In the 15th century a great change took place in glass painting. The windows became still more individualized, and less dependent on the architecture. The subjects occupied a larger space, and were treated more as pictures. The details are put in with much care, and very skilful manipulation is exhibited throughout. But the color is poor, white glass is chiefly employed, and the general effect is cold and comparatively feeble. Some of the examples — the earlier ones especially — are, however, very elaborate and impressive. Of this class is the magnificent east window of the choir of York Minster, which consists of no fewer than one hundred and sixteen compartments, each having a separate subject. By the end of the 15th century Gothic architecture was everywhere dead or dying. The aim of glass painters was to rival the effects of oil paintings; and windows were mere imitations of oil pictures, the glass being treated as if it were a canvas or panel. Examples are to be seen in the splendid series of twenty- seven large windows of King's College Chapel, Cambridge, 1527 and succeeding years; the great east window of St. Margaret's, Westminster; Fairford Church. In France there are numerous fine examples of 16th- century windows in the cathedrals of Bourges, Auxerre, Auch, Beauvais, Sens, Rheims, etc.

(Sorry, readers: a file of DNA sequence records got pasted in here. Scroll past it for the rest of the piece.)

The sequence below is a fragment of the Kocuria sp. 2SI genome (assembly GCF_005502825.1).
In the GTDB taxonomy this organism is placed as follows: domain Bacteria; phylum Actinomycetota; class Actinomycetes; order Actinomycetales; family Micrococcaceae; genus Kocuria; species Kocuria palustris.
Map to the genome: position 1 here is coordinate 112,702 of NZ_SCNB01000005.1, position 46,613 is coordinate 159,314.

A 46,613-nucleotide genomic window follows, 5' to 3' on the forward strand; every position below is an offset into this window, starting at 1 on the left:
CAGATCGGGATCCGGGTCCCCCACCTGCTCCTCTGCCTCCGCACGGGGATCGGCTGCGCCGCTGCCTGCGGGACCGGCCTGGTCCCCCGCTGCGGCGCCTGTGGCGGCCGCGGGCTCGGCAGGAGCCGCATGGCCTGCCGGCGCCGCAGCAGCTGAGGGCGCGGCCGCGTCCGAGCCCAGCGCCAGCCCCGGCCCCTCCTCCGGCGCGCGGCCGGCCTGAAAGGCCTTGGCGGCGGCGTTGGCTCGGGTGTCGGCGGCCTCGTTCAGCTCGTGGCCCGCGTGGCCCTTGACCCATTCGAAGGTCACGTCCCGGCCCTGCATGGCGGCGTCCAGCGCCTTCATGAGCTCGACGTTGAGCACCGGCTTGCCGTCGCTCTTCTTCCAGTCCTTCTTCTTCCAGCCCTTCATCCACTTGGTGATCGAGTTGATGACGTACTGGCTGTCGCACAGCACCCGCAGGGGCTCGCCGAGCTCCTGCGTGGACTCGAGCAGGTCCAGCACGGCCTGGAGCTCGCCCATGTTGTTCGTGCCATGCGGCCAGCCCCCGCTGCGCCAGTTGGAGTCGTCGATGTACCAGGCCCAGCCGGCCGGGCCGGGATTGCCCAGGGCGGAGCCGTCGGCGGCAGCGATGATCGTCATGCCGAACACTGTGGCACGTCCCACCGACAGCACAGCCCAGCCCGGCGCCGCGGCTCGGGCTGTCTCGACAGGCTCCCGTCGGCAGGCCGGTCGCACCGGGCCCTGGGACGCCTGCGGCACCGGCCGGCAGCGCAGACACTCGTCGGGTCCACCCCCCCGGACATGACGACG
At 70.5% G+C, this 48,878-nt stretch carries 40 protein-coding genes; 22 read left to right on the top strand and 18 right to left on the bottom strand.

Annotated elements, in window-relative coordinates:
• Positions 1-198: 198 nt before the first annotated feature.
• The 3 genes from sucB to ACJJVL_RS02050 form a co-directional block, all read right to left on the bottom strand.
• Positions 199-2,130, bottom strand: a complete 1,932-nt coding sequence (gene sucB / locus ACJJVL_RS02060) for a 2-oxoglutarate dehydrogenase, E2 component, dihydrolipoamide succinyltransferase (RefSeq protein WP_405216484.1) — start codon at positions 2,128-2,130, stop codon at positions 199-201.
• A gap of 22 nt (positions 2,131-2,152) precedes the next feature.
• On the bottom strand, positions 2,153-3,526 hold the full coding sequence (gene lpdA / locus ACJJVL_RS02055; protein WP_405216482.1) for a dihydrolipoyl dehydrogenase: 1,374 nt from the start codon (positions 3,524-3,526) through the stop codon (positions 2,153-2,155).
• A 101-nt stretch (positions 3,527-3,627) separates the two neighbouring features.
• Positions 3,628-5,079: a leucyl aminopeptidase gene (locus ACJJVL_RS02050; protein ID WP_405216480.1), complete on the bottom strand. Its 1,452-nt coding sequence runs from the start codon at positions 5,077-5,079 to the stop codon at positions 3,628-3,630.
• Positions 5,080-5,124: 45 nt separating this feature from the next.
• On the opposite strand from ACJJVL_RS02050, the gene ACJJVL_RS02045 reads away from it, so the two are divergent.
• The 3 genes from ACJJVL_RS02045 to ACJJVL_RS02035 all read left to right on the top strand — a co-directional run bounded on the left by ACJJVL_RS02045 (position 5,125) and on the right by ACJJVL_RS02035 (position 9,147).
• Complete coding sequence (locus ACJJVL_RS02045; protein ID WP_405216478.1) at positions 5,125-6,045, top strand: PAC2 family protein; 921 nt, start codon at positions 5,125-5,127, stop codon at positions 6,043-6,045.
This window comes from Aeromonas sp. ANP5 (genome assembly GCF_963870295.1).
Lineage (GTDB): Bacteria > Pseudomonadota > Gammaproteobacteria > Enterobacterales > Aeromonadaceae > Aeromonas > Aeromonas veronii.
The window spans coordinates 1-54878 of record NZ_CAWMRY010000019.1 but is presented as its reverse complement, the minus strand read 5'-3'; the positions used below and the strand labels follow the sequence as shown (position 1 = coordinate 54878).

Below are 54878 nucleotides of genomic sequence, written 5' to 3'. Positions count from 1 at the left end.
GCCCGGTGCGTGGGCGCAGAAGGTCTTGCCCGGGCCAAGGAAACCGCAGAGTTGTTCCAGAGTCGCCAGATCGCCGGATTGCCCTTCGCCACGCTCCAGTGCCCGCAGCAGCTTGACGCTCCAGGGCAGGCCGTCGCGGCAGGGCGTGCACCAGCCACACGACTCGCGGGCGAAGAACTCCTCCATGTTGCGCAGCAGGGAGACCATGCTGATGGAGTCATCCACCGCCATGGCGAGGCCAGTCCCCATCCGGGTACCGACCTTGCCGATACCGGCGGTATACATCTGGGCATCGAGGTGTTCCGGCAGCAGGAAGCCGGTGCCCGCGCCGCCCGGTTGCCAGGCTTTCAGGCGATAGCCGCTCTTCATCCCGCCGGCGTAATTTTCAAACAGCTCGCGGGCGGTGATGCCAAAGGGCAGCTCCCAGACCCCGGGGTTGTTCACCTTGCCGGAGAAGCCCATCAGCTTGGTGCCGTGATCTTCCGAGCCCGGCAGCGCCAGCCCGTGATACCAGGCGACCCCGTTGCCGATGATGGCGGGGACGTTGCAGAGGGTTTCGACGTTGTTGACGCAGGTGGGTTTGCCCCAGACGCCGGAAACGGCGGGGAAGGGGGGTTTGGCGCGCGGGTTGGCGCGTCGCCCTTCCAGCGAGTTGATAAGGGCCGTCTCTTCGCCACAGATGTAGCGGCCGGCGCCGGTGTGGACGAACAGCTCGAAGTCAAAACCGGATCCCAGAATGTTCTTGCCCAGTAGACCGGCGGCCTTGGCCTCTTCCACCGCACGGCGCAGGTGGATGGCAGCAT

Definition of stained

From this time glass painting fell more and more into disrepute, though windows continued to be painted, and some glass painters, especially in France, acquired a certain celebrity. The renovation of the art was coincident with the revival of Gothic architecture. It has since been studied earnestly by archaeologists, and pursued zealously by a numerous body of practitioners. Hitherto, however, little original power has been exhibited in the designs; the object aimed at being mainly to produce faithful imitations of mediaeval glass, the style: being of the 13th, 14th, or 15th century, according to the taste of the patron. There is a kind of ornamental. window glass called matted work, in which the glass is covered with a very fusible composition, either white or tinted, reduced to a powder. This powder is then removed from certain parts of the glass, according to the required pattern, and, after firing, produces on the glass a dull ground with a bright pattern. Another method of ornamenting glass, rather inappropriately called embossing, consists of a bright figure on a dull ground. This is etched with hydrofluoric acid.

The following are works to consult as to the history of the art: Gessert, Geschichte der Glasmalerei in Deutschland und Niederlanden, Frankreich, England, etc. (Stuttgart, 1839, 8vo); Lasteyrie, Histoire de la Peinture sur Verre d'apres des Monumens en France (Paris, 1838-56.: 2 vols. fol.); Warrington, History of Stained Glass from the Earliest Period of the Art to the Present Time (1848, 1 vol. fol.); Weale, Divers Works of Early Masters in Christian Decoration (1846-47, 2 vols. fol.). For authorities on the theory and practice of the art, consult the English Cyclopoedia, Arts and Sciences, art. "Glass," to which article we are indebted for most of the above information.